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Interventions, medications and rapport.

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1 Interventions, medications and rapport. on Sun Nov 27, 2011 10:52 pm

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Guest
I would deliver bad news to my patients in a caring and understanding way. After reading the book you get a better idea of what the other side or the patient’s side is like. I would try to address each family member individually and keep in mind, how would I like the bad news to be addressed to my family. I think often times the workload dictates how we perform our jobs. But there are certain times that require us to slow down and take a cognitive approach to the situation. Several techniques can be employed to establish rapport with the patient and there family. By offering yourself by presencing or by simply listening and maybe crying with the patient or family, we can promote a healthy exchange.

Interventions for the diabetic patient.
1. Educate the patient regarding the disease process and ways to manage diabetes successfully.
Rationale: By teaching the patient what exactly is going on with their condition, we can facilitate a healthier and more positive outcome to management of the disease.
2. Teach the patient how to successfully administer insulin by subcutaneous route.
Patients need to successfully administer insulin subcutaneously in order to prevent hyperglycemia and progression to diabetic ketoacidosis which is life threatening.
3. Teach patient what types of foods to stay away from and what choices may be correct for their condition.
By managing the diet in a patient with either type 1 or type 2 diabetes, the effects of the disease process can be modified to foster positive outcomes and improve circulation.
4. Teach the patient the importance of foot care.
The disease process of diabetes hinders the perfusion of the extremities especially the lower half. By teaching the patient to prevent skin breakdown the nurse can prevent infection which is a common co morbidity of diabetes.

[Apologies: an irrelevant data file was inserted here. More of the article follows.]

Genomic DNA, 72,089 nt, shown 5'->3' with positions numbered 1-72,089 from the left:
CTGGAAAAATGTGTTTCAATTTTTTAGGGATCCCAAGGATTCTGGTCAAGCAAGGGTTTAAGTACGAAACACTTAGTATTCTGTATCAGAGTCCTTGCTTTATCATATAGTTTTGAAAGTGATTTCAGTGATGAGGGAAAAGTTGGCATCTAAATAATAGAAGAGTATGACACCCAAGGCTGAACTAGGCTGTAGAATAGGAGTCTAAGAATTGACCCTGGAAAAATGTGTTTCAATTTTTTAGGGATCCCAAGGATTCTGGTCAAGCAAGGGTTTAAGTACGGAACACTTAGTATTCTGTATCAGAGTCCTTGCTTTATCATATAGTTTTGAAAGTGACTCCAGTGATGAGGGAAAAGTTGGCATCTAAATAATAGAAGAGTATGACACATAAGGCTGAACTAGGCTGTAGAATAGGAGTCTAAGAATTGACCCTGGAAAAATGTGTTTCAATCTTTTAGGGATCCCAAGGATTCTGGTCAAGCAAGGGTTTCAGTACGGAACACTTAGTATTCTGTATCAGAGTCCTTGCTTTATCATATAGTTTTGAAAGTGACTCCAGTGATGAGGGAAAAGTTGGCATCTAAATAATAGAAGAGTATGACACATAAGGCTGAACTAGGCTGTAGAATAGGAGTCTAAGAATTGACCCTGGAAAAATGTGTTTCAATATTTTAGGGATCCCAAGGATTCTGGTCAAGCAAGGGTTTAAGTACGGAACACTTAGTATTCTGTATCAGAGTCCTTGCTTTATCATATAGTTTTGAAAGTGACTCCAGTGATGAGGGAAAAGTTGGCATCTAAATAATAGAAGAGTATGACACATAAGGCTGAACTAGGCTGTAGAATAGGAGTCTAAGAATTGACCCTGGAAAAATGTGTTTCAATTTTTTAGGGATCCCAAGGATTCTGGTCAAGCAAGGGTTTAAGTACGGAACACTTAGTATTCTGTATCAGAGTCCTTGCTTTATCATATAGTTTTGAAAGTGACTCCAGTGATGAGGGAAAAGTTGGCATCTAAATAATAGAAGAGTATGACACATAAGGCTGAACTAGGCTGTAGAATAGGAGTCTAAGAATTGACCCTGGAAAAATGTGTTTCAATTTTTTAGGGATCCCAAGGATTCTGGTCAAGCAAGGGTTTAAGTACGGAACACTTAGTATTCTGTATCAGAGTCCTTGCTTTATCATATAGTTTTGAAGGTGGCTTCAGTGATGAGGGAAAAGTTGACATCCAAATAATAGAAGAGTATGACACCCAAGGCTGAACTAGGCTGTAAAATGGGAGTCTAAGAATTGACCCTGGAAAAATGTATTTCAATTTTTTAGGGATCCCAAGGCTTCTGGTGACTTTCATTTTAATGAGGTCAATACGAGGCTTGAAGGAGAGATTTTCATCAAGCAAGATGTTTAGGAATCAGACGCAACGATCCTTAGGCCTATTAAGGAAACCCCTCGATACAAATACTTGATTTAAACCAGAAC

5. Teach the patient about the warning signs of infection.
The common person may not know the common signs and symptoms of infection. These include redness, swelling, ecchymosis, heat and fever. By understanding what to look for the patient will know when to seek care from a primary care professional.
6. Teach the patient the signs and symptoms of hypoglycemia.
The effects of hypoglycemia can be fatal if not addressed. The brain requires glucose to function and if that is not available the brain may suffer irreversible damage. Signs can be subtle such as tremors, shakiness or confusion. More severe symptoms can lead to coma or death.
7. Teach the patient the importance of periodic A1c lab tests.
The A1c test shows how the body is utilizing glucose. An A1c of 7 or below shows good control. An A1c of above 7 shows less control over diet and insulin administration and something should be adjusted (diet or insulin regimen).

Three medications that cause hyperglycemia.
1. Depakote (anticonvulsant)
2. Carvedilol (antihypertensive)
3. Betamethasone (antiasthmatic)

2 Re: Interventions, medications and rapport. on Tue Nov 29, 2011 5:59 pm

Guest


Guest
I differently feel like its ok to cry in front of your patient under most circumstances. If it is hard and bad news you are only human and sometimes these patients needs to see that we really do care that much

3 Re: Interventions, medications and rapport. on Tue Nov 29, 2011 8:43 pm

Guest


Guest
Thanks Keith.

P.S. I hope that I am just replying to you!

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